It is little adapted for popularity, but is perhaps the least imperfect of my compositions. It appeared in blue paper wrappers, with a woodcut of a basket of flowers within an ornamental border. Its price was three and sixpence: of late years £40 has been given for it perhaps more. Up to 13 July only one copy had reached the author's hands: this he then sent on to the Gisbornes, at Leghorn.

In May of 1820 she sent it to England by her friends, the Gisbornes, with a request that her father would arrange for its publication. But Mathilda, together with its rough draft entitled The Fields of Fancy, remained unpublished among the Shelley papers.

They meet and see much of Mary's mother's friend, Mrs. Gisborne, who grew much attached to both Shelley and Mary, and who, from her acquaintance with literary people, must have been a pleasant companion to them. They had letters of introduction to the Gisbornes from Godwin. While here Mary made progress with Italian, reading Ariosto with her husband.

It is probable, therefore, that Mary wrote and copied Mathilda between August 5 and September 12, 1819, that she did some revision on November 8 and finally dated the manuscript November 9. The subsequent history of the manuscript is recorded in letters and journals. He evidently did not share the Gisbornes' enthusiasm: his approval was qualified.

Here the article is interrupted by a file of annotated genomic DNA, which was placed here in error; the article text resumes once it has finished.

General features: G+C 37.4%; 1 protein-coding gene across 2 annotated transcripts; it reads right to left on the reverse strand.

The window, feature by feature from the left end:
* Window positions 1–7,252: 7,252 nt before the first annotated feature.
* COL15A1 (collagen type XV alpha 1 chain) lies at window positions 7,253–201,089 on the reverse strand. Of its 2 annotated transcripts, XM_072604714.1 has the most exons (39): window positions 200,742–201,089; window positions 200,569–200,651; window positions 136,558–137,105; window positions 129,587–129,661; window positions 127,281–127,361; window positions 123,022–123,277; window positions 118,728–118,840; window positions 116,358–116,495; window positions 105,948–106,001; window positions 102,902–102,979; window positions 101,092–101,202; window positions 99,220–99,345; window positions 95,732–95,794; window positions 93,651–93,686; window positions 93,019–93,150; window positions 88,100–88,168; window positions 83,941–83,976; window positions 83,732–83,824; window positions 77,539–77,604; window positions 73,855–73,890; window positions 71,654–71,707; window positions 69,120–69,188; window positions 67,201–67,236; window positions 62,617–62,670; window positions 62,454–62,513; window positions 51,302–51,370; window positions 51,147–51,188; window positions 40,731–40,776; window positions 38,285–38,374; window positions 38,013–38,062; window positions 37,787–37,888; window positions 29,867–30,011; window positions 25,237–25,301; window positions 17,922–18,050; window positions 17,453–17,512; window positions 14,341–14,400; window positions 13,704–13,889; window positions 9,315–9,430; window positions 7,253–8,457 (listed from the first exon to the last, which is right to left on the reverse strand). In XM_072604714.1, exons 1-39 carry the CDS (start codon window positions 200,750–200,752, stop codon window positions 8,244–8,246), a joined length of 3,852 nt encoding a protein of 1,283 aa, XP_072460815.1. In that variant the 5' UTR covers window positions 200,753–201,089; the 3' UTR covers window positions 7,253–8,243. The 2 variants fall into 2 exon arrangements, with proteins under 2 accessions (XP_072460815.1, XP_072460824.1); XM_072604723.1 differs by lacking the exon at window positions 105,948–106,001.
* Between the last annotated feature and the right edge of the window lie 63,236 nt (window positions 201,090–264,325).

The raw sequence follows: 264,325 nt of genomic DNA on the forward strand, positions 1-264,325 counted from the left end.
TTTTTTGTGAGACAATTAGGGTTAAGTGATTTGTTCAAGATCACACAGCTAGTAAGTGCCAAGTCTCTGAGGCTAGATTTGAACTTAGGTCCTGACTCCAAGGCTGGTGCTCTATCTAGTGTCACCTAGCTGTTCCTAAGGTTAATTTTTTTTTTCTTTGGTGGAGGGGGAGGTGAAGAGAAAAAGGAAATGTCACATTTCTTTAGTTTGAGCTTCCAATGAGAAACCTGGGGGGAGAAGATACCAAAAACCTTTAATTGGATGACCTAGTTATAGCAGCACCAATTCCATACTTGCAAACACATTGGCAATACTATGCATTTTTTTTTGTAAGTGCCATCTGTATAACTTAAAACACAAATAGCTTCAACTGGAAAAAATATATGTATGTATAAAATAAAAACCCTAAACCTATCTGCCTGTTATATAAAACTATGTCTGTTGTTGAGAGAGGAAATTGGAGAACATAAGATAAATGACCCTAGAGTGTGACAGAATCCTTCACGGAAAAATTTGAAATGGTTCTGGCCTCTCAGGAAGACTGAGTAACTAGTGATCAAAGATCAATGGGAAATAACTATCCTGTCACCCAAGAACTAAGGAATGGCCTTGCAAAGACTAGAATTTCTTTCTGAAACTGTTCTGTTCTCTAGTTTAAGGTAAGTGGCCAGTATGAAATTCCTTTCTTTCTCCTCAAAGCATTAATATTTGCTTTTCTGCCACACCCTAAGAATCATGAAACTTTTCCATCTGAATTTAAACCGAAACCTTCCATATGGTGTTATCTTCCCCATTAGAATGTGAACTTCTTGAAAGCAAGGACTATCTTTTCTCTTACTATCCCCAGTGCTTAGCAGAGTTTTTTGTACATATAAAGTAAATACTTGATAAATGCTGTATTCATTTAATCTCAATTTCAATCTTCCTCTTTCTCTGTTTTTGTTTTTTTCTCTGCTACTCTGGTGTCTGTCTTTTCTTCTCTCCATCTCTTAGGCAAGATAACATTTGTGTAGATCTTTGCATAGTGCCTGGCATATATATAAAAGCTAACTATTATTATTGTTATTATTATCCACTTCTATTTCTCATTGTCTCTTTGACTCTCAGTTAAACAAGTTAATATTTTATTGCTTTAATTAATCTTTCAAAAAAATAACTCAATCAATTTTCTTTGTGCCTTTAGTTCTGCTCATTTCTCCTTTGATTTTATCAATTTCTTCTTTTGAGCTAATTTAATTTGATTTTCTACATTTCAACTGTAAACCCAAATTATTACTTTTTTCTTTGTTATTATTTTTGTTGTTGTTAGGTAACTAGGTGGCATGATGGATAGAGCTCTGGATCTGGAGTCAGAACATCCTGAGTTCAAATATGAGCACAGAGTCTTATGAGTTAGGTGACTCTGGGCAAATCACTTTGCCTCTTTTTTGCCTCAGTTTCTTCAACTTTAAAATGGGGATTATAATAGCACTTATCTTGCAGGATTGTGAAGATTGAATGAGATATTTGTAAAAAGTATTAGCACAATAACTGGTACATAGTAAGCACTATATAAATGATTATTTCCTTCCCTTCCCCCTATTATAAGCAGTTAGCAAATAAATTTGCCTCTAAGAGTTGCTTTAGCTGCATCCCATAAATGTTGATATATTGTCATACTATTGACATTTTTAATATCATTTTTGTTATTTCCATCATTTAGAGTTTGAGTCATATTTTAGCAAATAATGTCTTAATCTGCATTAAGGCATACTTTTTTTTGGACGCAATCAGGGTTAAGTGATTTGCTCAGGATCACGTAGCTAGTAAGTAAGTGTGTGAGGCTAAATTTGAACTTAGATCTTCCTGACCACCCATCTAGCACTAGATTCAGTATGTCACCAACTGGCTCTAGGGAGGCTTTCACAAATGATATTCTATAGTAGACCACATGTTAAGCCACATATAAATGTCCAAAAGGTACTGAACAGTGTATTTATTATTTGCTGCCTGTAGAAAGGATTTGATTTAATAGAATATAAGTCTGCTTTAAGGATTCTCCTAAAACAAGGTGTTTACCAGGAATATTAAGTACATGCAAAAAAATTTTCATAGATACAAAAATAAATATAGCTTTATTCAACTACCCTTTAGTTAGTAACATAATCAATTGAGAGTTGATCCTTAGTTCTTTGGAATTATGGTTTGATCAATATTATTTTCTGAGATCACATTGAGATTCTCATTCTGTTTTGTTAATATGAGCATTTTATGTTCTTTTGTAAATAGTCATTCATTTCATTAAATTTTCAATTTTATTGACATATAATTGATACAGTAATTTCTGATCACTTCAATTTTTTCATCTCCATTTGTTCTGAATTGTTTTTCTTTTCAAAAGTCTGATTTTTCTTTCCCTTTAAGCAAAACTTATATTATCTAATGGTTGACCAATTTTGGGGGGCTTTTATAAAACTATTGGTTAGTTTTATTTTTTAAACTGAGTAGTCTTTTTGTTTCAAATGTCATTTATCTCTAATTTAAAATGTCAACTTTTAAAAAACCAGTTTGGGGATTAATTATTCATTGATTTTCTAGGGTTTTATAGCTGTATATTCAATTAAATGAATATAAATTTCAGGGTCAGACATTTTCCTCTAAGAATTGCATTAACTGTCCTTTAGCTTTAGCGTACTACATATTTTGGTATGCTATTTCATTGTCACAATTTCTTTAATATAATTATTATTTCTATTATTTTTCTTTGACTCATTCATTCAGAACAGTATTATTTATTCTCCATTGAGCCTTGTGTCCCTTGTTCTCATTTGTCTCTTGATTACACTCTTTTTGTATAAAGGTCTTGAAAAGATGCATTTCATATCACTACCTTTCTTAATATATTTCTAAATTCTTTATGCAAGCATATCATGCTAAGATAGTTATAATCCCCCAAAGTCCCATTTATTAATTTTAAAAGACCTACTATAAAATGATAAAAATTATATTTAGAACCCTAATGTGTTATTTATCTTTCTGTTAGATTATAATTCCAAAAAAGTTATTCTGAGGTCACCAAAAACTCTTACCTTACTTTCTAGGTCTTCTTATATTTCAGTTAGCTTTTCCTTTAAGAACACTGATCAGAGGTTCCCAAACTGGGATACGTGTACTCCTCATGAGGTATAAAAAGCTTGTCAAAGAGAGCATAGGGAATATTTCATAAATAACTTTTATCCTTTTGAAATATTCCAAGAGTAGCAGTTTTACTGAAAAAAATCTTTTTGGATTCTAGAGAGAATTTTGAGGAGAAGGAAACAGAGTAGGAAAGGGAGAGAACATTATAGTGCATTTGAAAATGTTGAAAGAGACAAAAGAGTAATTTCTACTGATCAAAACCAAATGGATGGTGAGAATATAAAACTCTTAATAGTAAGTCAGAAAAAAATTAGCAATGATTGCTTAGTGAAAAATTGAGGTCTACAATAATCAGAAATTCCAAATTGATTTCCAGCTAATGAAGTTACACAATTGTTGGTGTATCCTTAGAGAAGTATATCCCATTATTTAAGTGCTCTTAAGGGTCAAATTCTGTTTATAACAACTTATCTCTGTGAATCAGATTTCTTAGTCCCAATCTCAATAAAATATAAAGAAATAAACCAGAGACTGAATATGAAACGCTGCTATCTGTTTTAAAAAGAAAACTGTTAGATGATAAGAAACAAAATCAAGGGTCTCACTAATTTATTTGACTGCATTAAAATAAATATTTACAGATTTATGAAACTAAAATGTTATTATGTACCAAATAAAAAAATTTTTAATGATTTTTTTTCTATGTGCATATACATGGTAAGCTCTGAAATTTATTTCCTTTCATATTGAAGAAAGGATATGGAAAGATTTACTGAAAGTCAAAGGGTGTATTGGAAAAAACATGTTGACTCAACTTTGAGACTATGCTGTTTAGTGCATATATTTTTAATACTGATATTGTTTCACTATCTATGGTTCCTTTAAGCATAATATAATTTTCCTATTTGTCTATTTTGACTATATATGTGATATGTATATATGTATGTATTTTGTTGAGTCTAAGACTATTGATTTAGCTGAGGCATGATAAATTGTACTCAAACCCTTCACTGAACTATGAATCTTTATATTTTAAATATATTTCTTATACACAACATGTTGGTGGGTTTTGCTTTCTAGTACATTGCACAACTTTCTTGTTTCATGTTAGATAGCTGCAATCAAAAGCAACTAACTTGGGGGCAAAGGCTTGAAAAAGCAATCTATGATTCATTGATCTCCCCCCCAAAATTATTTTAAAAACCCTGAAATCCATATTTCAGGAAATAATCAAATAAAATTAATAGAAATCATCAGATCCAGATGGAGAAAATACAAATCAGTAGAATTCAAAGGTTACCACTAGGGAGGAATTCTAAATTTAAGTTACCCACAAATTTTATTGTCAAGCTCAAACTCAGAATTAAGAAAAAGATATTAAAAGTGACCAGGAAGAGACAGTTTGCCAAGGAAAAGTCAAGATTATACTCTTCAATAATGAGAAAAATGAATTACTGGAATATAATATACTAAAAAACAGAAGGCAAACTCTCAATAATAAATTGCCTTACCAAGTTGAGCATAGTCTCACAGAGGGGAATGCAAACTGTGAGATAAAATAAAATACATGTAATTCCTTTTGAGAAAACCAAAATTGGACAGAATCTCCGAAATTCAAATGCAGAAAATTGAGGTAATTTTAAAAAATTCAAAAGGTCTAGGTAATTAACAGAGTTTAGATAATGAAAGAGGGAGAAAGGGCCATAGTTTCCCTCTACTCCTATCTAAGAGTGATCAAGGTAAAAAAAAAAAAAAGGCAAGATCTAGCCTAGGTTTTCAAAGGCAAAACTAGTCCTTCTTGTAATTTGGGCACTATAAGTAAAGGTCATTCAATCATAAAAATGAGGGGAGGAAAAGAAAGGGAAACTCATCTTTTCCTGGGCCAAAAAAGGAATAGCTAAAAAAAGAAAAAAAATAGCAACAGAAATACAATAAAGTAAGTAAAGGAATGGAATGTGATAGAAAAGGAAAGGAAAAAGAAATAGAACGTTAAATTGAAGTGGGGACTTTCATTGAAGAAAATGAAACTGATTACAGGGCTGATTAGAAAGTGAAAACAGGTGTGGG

It is obvious that when he found himself in the congenial company of Trelawny, Williams, Medwin, or the Gisbornes, he was simply happy; and nothing could be further from the truth than to paint him as habitually sunk in gloom.

Leghorn was not a sufficiently interesting place to detain the wandering Shelleys long, in spite of the attractions of the Gisbornes. On June 11 Mary, with her two children and Claire, follows Shelley to Bagni di Lucca, where he had taken a house. Here Mary much enjoyed the quiet after noisy Leghorn, as she wrote to Mrs. Gisborne, hoping to attract her to visit them.

Delicacy could quite properly excuse him from saying, "I was in love with Cornelia all that time; my wife kept crying and worrying about it and upbraiding me and begging me to cut myself free from a connection which was wronging her and disgracing us both; and I being stung by these reproaches retorted with fierce and bitter speeches for it is my nature to do that when I am stirred, especially if the target of them is a person whom I had greatly loved and respected before, as witness my various attitudes towards Miss Hitchener, the Gisbornes, Harriet's sister, and others and finally I did not improve this state of things when I deserted my wife and spent a whole month with the woman who had infatuated me."

They pass through bustling Leghorn, and visit the Gisbornes, but the noise is intolerable, and Shelley, ever attentive in such matters, finds a house at a short distance in the country, the Villa Valsovano, down a quiet lane surrounded by a market garden.

Shelley accepted this proposal, and wrote requesting Mary to join him there with the children, not knowing whether he was acting for good or harm, but looking forward to be scolded if he had done wrong, or kissed if right the event would prove. The event did prove; but it was out of their power to rule it. Mary had invited the Gisbornes to stay with her at the Baths.